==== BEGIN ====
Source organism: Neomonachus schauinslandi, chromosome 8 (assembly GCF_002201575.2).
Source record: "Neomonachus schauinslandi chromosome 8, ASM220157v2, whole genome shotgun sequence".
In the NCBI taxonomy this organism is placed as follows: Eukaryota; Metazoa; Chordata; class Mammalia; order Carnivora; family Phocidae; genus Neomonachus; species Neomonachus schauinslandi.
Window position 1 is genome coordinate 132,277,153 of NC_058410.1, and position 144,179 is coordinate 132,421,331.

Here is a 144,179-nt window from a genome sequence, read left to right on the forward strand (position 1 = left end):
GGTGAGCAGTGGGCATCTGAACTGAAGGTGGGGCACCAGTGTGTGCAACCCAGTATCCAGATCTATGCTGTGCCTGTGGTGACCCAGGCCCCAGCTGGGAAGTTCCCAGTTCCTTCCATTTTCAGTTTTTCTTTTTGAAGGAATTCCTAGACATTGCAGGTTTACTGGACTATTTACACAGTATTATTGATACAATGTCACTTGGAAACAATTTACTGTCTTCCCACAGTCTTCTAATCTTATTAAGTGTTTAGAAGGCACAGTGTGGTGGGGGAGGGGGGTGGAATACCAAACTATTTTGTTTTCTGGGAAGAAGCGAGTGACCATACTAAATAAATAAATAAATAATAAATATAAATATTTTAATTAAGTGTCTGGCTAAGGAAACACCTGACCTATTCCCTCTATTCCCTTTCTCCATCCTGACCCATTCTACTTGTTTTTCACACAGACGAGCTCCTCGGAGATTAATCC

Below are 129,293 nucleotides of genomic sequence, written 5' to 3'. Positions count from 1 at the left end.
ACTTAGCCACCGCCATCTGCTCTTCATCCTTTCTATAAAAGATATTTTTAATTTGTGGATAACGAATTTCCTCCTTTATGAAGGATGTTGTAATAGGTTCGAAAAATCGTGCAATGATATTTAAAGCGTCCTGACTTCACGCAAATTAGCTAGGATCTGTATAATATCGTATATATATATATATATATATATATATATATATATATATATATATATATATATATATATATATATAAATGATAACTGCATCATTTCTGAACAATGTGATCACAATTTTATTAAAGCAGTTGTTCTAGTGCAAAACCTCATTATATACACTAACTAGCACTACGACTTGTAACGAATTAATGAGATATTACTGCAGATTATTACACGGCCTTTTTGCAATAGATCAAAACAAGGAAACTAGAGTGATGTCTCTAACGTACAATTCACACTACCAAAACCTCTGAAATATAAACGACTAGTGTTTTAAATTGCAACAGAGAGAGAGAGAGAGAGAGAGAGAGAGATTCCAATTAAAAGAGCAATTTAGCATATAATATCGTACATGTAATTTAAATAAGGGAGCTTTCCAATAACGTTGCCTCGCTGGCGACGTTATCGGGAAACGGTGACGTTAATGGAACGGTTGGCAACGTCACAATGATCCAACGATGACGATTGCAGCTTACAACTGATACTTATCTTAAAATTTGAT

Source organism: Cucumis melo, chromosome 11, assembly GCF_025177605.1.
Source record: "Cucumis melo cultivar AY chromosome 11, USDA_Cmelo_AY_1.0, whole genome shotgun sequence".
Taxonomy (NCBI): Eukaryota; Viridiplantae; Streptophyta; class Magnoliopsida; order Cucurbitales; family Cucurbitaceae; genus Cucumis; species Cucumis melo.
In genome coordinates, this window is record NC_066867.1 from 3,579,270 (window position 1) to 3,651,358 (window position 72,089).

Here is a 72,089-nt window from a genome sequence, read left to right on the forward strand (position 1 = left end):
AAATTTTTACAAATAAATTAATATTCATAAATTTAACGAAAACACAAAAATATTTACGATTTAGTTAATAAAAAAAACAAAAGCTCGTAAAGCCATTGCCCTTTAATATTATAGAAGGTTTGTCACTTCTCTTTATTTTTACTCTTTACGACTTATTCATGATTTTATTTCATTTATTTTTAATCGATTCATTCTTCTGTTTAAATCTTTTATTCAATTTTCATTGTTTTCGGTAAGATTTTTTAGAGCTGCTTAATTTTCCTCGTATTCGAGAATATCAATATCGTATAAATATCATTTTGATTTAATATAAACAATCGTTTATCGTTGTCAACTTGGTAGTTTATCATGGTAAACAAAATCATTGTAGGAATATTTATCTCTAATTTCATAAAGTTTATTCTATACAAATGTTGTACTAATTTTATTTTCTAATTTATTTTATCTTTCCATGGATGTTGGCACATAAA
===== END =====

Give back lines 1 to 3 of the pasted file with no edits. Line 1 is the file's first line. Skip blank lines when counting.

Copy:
Source organism: Neomonachus schauinslandi, chromosome 8 (assembly GCF_002201575.2).
Source record: "Neomonachus schauinslandi chromosome 8, ASM220157v2, whole genome shotgun sequence".
In the NCBI taxonomy this organism is placed as follows: Eukaryota; Metazoa; Chordata; class Mammalia; order Carnivora; family Phocidae; genus Neomonachus; species Neomonachus schauinslandi.